Seagram Heiress Clare Bronfman Pleads Guilty in NXIVM Case

All but the group's leader have since pleaded guilty
April 21, 2019 Updated: April 21, 2019

Seagram liquor heiress Clare Bronfman—a top-ranking member of the purported self-help organization NXIVM—has pleaded guilty to harboring an illegal alien for unpaid labor and enabling credit card fraud, following in the footsteps of her former colleagues.

Bronfman, a member of NXIVM’s executive board, entered her plea on the two criminal counts before District Judge Nicholas Garaufis on April 19. An accountant for the group, Kathy Russell, pleaded guilty on the same day to a fraud charge. The high-profile case first gained infamy last year due to egregious sex-trafficking charges involving sex slaves.

Of the six people named in a superseding indictment last year, all but the group’s leader, Keith Raniere, have since pleaded guilty to an array of charges including forced labor, sex trafficking, and extortion. Raniere will now face a jury by himself.

In her plea, Bronfman admitted to harboring a woman brought to the United States on a fake work visa so she could use the woman’s labor for her own and the group’s benefit. Bronfman also said she committed fraud on behalf of Raniere by using a deceased woman’s credit card.

Bronfman, 40, is the daughter of late billionaire philanthropist and former Seagram chairman Edgar Bronfman Sr. The heiress told the judge that she joined NXIVM with good intentions, but ended up dishonoring her family.

The U.S. District Court for the Eastern District of New York, in the Brooklyn borough of New York City on Feb. 7, 2019. (Spencer Platt/Getty Images)
Legal Council representing Keith Raniere and the group NXIVM Mark Agnifilo and Paul DerOhannesian outside the United States Eastern District Court in Brooklyn, New York City
Legal Council representing Keith Raniere and the group NXIVM Mark Agnifilo and Paul DerOhannesian outside the United States Eastern District Court in Brooklyn, New York City, on May 4, 2018. (Jemal Countess/Getty Images)

“I wanted to do good in the world and help people,” she said in court. “However, I have made mistakes.”

As part of her plea, Bronfman agreed to forfeit $6 million and not to appeal any prison sentence of 27 months or less. She said she was “truly remorseful.”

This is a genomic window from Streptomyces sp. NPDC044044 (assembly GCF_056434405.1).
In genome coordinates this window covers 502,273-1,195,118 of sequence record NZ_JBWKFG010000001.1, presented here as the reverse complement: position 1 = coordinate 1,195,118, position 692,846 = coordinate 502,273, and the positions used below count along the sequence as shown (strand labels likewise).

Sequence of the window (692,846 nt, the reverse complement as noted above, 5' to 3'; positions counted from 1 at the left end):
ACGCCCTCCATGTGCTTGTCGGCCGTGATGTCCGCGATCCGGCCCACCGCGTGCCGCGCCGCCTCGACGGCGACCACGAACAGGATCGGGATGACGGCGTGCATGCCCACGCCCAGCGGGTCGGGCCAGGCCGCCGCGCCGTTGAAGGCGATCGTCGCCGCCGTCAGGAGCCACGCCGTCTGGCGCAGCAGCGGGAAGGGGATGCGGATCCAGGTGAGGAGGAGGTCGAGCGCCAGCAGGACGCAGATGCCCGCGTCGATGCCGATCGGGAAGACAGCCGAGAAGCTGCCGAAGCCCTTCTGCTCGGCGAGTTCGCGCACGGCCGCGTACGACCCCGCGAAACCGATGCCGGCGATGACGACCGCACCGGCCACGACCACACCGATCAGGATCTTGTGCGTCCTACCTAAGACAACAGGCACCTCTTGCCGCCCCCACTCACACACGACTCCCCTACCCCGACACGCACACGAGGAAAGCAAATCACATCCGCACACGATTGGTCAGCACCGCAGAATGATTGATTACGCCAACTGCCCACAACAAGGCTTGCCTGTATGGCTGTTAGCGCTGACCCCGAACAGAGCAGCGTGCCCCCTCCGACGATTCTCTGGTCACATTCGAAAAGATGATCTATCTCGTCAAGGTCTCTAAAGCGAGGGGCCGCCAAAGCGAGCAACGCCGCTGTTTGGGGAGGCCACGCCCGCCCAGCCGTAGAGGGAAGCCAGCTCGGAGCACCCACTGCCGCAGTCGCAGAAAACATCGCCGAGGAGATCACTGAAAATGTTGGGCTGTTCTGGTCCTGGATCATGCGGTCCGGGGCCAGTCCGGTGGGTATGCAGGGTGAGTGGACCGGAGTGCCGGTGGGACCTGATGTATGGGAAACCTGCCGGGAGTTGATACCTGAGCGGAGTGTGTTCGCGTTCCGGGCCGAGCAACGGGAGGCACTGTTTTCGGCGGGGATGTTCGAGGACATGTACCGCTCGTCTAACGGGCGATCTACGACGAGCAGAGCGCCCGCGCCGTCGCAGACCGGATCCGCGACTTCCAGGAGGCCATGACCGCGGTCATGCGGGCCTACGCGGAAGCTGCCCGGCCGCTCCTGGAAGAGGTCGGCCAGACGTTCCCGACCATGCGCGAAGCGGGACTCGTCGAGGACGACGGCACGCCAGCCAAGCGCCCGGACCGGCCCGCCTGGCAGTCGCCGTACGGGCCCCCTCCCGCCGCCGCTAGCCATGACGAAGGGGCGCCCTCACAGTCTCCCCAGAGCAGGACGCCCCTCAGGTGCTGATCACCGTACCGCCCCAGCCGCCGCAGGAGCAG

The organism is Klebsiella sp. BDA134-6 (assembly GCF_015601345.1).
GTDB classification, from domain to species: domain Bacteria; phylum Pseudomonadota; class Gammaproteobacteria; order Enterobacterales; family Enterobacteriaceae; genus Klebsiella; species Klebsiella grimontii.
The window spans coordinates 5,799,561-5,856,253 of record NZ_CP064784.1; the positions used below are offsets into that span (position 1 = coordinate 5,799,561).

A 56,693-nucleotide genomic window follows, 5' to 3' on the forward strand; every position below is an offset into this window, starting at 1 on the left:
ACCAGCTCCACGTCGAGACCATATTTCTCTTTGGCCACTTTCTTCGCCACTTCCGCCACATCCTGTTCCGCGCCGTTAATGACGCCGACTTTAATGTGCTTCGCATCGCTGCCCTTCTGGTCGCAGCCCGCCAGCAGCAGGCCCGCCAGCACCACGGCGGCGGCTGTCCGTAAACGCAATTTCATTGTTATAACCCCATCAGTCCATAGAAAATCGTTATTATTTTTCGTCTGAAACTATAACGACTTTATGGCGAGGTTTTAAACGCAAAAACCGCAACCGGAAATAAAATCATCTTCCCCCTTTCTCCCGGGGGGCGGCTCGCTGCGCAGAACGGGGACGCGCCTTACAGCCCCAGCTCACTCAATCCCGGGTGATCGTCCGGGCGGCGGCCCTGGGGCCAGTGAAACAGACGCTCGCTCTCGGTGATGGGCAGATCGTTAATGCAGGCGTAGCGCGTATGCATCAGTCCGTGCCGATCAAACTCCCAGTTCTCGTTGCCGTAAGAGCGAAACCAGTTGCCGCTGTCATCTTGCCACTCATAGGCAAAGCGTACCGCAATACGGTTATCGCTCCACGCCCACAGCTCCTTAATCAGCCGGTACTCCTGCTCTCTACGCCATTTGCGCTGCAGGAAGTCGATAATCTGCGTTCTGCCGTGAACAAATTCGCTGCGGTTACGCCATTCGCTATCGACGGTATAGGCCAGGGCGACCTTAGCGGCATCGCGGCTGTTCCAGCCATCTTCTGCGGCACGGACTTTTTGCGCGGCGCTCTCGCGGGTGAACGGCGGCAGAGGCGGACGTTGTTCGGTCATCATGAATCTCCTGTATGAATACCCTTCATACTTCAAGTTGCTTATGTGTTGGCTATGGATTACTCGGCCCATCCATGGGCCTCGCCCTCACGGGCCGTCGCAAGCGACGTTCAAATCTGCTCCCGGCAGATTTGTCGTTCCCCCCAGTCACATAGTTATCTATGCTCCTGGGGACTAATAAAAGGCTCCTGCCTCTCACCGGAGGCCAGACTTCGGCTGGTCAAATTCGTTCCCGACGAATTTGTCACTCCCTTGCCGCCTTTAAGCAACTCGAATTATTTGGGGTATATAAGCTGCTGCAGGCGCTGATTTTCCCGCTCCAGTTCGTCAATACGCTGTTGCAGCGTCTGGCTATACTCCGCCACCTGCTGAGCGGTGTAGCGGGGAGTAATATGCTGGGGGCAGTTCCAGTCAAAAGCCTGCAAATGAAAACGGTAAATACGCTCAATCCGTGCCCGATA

Bronfman’s lawyer, Mark Geragos, said after the hearing that his client did not have an agreement to cooperate with prosecutors.

A spokesperson for the Eastern District Court in Brooklyn did not immediately respond to a request for more details on Bronfman’s sentencing.

Bronfman had long been affiliated with NXIVM, giving away tens of millions of dollars to bankroll Raniere and his programs of intense self-improvement classes. She also paid for lawyers to defend the group against a lawsuit brought by its critics.

Recent court documents also revealed Bronfman was part of an illegal campaign contribution scheme to “exceed contribution limits” to a 2008 presidential primary campaign for “political influence.”

NXIVM, based in Albany, New York, calls itself “a community guided by humanitarian principles that seek to empower people and answer important questions about what it means to be human,” as stated on its website.

Lone Leader

Defendants admitted in court to the existence of a secret society within NXIVM called DOS, or “The Vow,” founded by Raniere, who is currently being held without bail. Last month, prosecutors unsealed new charges accusing Raniere of sexually exploiting a minor and coercing her to produce child pornography. Raniere has pleaded not guilty.

Prosecutors say Raniere was styled as the “highest master” of DOS and that he forced other members, all women, to have sex with him. Prosecutors said the name of the society, created around 2015, is purported to be an acronym for the Latin phrase “dominus obsequious sororium,” which translates loosely as “master over the slave women.”

Many of the DOS members were branded with a cauterizing pen during a process that took “20 to 30 minutes.”

According to court documents, the secret society allegedly operated as a pyramid scheme, with levels of “slaves” headed by “masters”; slaves were then expected to recruit their own slaves, thus becoming masters themselves.

Marc Agnifilo, one of Raniere’s lawyers, said previously that his client’s sexual encounters with women in the organization were consensual, and denied the child pornography charges.

The society allegedly recruited members on the condition that they would give up personal, often embarrassing, information about themselves, including compromising images or videos, as “collateral.” Once inside, members were regularly required to provide additional collateral to ensure they kept the group’s activities secret.

Other defendants in the case—former NXIVM President Nancy Salzman; her daughter Lauren Salzman; and former “Smallville” actress Allison Mack—have all pleaded guilty over the past month.

Reuters and The Associated Press contributed to this report 

Correction: A former version of this article incorrectly described the charges Clare Bronfman pleaded guilty to. Bronfman pleaded guilty to charges of harboring an illegal alien for unpaid labor and enabling credit card fraud. The Epoch Times regrets the error.

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